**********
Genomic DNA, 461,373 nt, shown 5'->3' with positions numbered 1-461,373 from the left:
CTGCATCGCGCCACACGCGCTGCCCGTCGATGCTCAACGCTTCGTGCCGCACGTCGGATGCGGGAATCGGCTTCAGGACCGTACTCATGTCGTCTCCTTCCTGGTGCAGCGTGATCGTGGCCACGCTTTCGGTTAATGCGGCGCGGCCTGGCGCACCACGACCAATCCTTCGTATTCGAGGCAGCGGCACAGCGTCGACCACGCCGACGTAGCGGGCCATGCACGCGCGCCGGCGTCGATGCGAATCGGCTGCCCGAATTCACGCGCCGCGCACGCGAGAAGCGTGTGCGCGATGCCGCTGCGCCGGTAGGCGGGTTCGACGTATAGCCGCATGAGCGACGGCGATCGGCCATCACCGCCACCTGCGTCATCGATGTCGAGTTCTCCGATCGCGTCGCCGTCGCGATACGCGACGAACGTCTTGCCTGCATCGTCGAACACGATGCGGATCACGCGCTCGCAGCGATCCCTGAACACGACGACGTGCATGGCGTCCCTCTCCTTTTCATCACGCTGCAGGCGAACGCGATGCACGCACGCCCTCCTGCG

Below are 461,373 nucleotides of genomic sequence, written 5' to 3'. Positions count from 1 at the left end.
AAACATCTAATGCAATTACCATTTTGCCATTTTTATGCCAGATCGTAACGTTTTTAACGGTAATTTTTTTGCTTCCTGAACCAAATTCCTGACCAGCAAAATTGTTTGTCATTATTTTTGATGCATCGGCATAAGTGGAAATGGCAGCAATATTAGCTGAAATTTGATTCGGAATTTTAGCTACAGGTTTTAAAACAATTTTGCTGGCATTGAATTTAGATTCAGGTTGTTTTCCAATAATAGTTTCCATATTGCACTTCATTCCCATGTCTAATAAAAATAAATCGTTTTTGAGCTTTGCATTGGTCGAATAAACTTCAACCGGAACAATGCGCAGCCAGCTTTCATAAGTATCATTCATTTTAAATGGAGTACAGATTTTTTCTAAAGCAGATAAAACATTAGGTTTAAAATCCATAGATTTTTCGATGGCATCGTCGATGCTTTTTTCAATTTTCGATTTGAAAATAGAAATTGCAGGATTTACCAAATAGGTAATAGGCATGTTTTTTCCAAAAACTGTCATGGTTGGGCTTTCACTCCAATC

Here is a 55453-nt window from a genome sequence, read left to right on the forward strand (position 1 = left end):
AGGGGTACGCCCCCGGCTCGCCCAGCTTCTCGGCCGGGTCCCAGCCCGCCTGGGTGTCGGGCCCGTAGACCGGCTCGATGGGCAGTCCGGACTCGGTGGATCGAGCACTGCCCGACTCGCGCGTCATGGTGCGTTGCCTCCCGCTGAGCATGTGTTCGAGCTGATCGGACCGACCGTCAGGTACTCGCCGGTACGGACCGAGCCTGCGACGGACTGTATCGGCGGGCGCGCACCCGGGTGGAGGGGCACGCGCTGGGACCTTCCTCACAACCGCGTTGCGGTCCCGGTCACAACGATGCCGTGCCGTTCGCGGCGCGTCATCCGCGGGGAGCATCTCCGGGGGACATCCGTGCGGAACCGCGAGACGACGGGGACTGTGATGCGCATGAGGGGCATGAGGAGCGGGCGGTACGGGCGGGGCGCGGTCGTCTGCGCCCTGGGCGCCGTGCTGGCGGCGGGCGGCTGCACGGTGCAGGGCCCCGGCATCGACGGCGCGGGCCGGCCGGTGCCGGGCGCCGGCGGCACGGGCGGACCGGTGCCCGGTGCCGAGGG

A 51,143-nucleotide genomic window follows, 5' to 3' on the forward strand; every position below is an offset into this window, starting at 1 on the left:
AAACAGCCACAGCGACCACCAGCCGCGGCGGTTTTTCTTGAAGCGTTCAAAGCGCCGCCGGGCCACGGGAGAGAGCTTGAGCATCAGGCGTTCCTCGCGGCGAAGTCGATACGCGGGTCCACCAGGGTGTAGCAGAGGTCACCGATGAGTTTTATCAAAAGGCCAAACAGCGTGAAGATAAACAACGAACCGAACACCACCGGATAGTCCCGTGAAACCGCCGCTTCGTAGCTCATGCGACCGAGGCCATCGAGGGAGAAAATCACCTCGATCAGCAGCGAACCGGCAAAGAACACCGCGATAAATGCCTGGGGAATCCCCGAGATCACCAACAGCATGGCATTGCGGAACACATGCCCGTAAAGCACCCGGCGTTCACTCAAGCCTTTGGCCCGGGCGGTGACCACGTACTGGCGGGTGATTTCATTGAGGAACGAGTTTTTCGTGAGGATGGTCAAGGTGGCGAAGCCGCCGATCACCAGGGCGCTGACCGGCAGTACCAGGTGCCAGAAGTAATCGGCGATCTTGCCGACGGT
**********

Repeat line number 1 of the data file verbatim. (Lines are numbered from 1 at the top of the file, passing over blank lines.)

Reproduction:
Genomic DNA, 461,373 nt, shown 5'->3' with positions numbered 1-461,373 from the left: